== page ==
Electronic Colloquium on Computational Complexity

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TR04-060 | 22nd July 2004 00:00

Simple PCPs with Poly-log Rate and Query Complexity



We give constructions of PCPs of length n*polylog(n) (with respect
to circuits of size n) that can be verified by making polylog(n)
queries to bits of the proof. These PCPs are not only shorter than
previous ones, but also simpler. Our (only) building blocks are
Reed-Solomon codes and the bivariate low degree test of Polischuk
and Spielman.

First, we present a new reduction from the verification of SAT to
the following verification problem. Given oracle access to a
function on a domain of size n'=n*polylog(n), verify whether it is
close to being an evaluation of a univariate polynomial of degree
n'/10. While such reductions, from SAT-verification to
verification of algebraic properties, have been extensively used
in previous PCP constructions, our new reduction favors over them
in its simplicity.

The reduction however does not seem to make the task of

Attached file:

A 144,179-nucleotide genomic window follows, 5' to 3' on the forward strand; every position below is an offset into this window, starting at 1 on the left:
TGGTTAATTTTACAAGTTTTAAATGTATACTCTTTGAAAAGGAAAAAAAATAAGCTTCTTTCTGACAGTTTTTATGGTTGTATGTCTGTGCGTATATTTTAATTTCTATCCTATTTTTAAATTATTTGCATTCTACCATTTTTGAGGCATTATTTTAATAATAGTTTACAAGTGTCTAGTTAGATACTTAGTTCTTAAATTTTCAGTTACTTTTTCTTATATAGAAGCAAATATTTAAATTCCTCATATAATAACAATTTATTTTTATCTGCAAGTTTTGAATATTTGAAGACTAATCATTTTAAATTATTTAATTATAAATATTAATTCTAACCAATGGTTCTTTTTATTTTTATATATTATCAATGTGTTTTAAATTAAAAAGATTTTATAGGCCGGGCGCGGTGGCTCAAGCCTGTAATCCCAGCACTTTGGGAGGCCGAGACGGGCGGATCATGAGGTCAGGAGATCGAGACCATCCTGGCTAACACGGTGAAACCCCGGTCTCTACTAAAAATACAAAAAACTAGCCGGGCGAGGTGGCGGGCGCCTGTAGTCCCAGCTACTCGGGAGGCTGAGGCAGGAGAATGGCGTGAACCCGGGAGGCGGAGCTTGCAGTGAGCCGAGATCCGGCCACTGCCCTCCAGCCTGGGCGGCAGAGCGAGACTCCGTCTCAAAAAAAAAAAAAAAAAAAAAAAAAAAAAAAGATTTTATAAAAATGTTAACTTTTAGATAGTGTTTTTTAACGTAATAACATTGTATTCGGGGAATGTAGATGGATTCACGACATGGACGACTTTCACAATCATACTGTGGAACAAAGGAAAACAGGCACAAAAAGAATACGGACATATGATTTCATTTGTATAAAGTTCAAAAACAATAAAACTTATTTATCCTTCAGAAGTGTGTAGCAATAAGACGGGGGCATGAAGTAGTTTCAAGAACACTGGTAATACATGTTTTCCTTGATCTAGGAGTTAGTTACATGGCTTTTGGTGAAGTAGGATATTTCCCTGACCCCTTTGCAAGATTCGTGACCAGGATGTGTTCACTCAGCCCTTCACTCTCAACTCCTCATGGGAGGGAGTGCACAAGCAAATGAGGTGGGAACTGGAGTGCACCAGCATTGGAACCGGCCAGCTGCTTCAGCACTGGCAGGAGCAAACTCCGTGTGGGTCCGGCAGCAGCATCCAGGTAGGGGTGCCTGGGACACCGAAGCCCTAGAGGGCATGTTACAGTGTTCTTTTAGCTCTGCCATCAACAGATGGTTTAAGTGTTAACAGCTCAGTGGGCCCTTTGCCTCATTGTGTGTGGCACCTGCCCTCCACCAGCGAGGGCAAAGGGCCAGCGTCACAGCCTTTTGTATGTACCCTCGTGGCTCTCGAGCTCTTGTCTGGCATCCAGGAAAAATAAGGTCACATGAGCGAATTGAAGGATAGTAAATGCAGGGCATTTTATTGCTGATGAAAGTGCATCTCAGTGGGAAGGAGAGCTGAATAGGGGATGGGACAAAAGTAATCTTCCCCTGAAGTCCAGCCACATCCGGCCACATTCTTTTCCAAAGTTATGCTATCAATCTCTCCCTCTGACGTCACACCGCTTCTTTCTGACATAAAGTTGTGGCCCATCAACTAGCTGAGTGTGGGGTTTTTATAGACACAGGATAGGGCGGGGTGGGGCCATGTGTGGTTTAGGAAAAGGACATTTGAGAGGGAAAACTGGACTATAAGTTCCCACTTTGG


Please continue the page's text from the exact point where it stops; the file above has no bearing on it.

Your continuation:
SAT-verification any easier. The degree of the polynomial to be
tested is larger than the size of the original SAT problem. Thus,
testing low degree of this string seems to cost more queries than
required for reading the original satisfying assignment in its
entirety! To overcome this, we present a short ``PCP of
Proximity'' for certain Reed-Solomon codes. Specifically, we
design a verifier that makes oracle access to the function (on the
domain of size n') and an auxiliary ``proof oracle'' and accepts
polynomials of degree n'/10 (when they are accompanied with the
right auxiliary information) and rejects functions that are far
from any polynomial of degree n'/10. The verifier makes only
polylog(n') queries into two oracles (the function and the
auxiliary proof).

Using these results over appropriately chosen fields translates
our results into PCP verifiers whose query complexity is a
poly-logarithmic number of bits. Our PCPs of proximity for
Reed-Solomon codes also yields a new class of locally testable
codes with poly-logarithmic rate and query complexity.

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